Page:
You on your knees, whiskey on your breath,
the moon a tangerine slice in the pre-dawn sky.
Light waves from my side-porch beacon back-lit
your hair, the ink-black strands swaying and stretching
through my fingers like a dark flag about to unfurl.
Sharecropper, you called me, because I rented my
Tiny red shack on the lake, while you were on loan from
the Big House next door. A tenant farmer and the landed
lord: our crop a yield of uneven proportions tilled in the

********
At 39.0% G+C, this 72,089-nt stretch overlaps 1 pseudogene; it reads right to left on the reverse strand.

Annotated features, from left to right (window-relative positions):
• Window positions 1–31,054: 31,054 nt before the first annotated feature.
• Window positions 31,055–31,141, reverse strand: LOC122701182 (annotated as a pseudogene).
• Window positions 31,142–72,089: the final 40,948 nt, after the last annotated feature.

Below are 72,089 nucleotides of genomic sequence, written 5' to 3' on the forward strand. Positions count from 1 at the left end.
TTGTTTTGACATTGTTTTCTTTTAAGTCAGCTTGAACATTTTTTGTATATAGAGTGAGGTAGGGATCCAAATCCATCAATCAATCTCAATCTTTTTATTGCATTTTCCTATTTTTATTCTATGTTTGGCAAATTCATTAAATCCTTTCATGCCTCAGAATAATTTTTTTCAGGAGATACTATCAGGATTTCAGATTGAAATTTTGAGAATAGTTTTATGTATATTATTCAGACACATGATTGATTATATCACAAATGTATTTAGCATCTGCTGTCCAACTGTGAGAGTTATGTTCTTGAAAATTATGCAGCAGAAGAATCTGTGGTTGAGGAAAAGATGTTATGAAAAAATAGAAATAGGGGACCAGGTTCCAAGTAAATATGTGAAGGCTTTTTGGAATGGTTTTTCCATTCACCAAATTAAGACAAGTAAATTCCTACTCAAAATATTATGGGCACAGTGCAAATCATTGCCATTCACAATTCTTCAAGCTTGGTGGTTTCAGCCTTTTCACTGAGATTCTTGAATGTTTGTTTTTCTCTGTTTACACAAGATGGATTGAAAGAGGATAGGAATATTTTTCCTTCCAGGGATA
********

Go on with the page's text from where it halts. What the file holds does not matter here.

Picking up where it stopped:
dark, on the sly, complicit with the nearby fish and waterfowl
that flipped and flapped as quietly as they knew how.
Our work after hours went uninterrupted, the seamless sowing
and reaping at the water’s edge impeded only by circumstance
and the perils of time.
Who says the illicit won’t grow well at night?
Here, a cluster of Moon Flowers, second cousin to the Morning Glory.
There, a pair of Four O’Clocks whose bright petals opened at the close
of day, then sealed themselves shut as the sun awoke.
An annual without promise of harvest, and you with no acreage